Faithlife Sermons

Confronting Tradition

Mark  •  Sermon  •  Submitted   •  Presented   •  23:15
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What would your reaction be if someone walked into this room at the beginning of the service and interrupt by asking, “Why is your pastor not wearing his robes?”
Or maybe at the beginning of Communion and asking, “Why are you not sitting around a table as Jesus did with His disciples during the last supper?”
Let’s read our passage today,

Mark 7:1-13

Once again the Pharisees and some scribes travel from Jerusalem so they can confront this new upstart rabbi, Jesus who has now reached His zenith in popularity.
We talk about the Pharisees as if they controlled Judaism for all of Israel. In reality, they weren’t in control. They were one of the groups who sought to control it but just one of them. Since they wanted control, they were very diligent and public about their view of Judaism.
Before jumping into confronting traditions, let’s understand the Pharisees and why they had traditions first. It is easy to sit here today, look back at the Pharisees and see how they supplanted their traditions for God’s Command. What can be difficult is to look at ourselves and not follow the Pharisees in their mistakes. I think if we understand them better, we will understand ourselves better as well.
A major concern of the Pharisees was purity.
They desired to remain pure in their pursuit of God.

How to go from pursuing God to following traditions.

How did the Pharisees get the tradition of washing hands from the Bible?

Exodus 30:19-21

Exodus required only priests who worked in the tabernacle to wash their hands. As priests, they and their families were allowed to share in the food used for sacrifices in the tabernacle but only when all were ceremonially clean.
Leviticus 19:2 NASB95
“Speak to all the congregation of the sons of Israel and say to them, ‘You shall be holy, for I the Lord your God am holy.
The Pharisees took God at His word and believed everyone was to be holy.
The question for them to answer is, how can I be holy?

How can I be holy?

What can I do or not do so that I remain holy as God has told me to do? It is a simple step from this question to start listing what a person can do and what a person should refrain from doing to be holy, to be ceremonially clean, to be pure.
A way the Pharisees developed for the average every day Jew was to wash their hands before eating because they should consider everything as a gift from God.
This is a simplified explanation of going from the commands of God to traditions but we still follow the same process today.
We are told in the Bible to continue to work out our salvation, to be holy because God is holy. James tells us faith without works is dead and if you want to see faith then look at a person’ works.
But the question is, how do we do these things? How do we work out our salvation?
We each have a list in our minds when we think of what we can do to demonstrate our faith.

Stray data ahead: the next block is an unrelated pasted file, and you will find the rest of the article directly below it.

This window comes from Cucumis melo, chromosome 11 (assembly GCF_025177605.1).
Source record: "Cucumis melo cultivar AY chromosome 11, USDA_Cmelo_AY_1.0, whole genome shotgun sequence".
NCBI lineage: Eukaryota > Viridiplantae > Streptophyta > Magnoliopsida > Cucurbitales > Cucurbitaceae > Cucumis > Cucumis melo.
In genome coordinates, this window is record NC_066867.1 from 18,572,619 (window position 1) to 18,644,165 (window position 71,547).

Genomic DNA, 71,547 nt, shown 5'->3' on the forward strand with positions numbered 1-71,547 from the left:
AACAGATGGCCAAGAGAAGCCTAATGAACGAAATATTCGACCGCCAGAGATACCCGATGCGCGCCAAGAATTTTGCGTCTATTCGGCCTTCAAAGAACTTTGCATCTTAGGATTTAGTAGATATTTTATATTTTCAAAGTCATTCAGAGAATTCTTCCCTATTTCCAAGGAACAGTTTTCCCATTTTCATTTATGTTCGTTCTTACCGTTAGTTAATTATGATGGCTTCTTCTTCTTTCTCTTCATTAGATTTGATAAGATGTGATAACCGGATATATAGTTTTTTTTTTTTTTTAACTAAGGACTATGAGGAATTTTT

How do I demonstrate my faith?

What would you tell someone who asked you this question?
Maybe we try to answer it with Scripture.
Micah 6:8 NASB95
He has told you, O man, what is good; And what does the Lord require of you But to do justice, to love kindness, And to walk humbly with your God?
Or maybe you give them some more practical examples to follow.
Go to church,
Read your Bible,
Show compassion to others
None of these things are bad. As a matter of fact, I recommend each of them to you. All of them will help you grow as well as help others see your walk.
in our passage, Jesus doesn’t say that traditions are wrong or bad. He doesn’t say we shouldn’t have traditions.
Every community will develop traditions. Traditions are formed around the understanding of the Word of God. They’re a way of understanding, interpreting and applying the Word to our daily lives.
For us, traditions tend to end up in our creeds, doctrine and the way we conduct church, even how we conduct the Sacraments.
So, if traditions aren’t bad, what exactly is Jesus confronting?

So what?

In verse 5, the Pharisees and scribes call their tradition, “the tradition of the elders.” In verse 8, Jesus refers to the traditions as “the tradition of men.” The Pharisees would tell us their traditions come from their elders, meaning, ultimately, they were based on Scripture. Jesus doesn’t refute their basis in Scripture.
The trouble isn’t the tradition but the people. Whenever we turn our traditions into something more critical to keep than the Word of God we have followed the Pharisees and Isa 29:13 begins to refer to us.
Isaiah 29:13 NASB95
Then the Lord said, “Because this people draw near with their words And honor Me with their lip service, But they remove their hearts far from Me, And their reverence for Me consists of tradition learned by rote,
How do we prevent our traditions from becoming the traditions of men? F. F. Bruce said:
“My doctrine of Scripture is based on my study of Scripture, not vice versa.” ― F.F. Bruce
Tradition should be formed by the Word and rely on the Word.
Dr Garland used the example of the blue crab to explain it. Every so often, the blue crab must shed its shell in order to grow. Eventually it will create another shell but until then remains vulnerable. If the shell becomes too rigid, the crab cannot grow and will remain in that shell until it dies.
We too must always evaluate what we do and why we do it with Scripture. Sometimes a tradition must be shed in order for the people of God to grow in the Word of God.
As we prepare to meet Christ at His table, let us join Him, not through tradition but in the newness of life.
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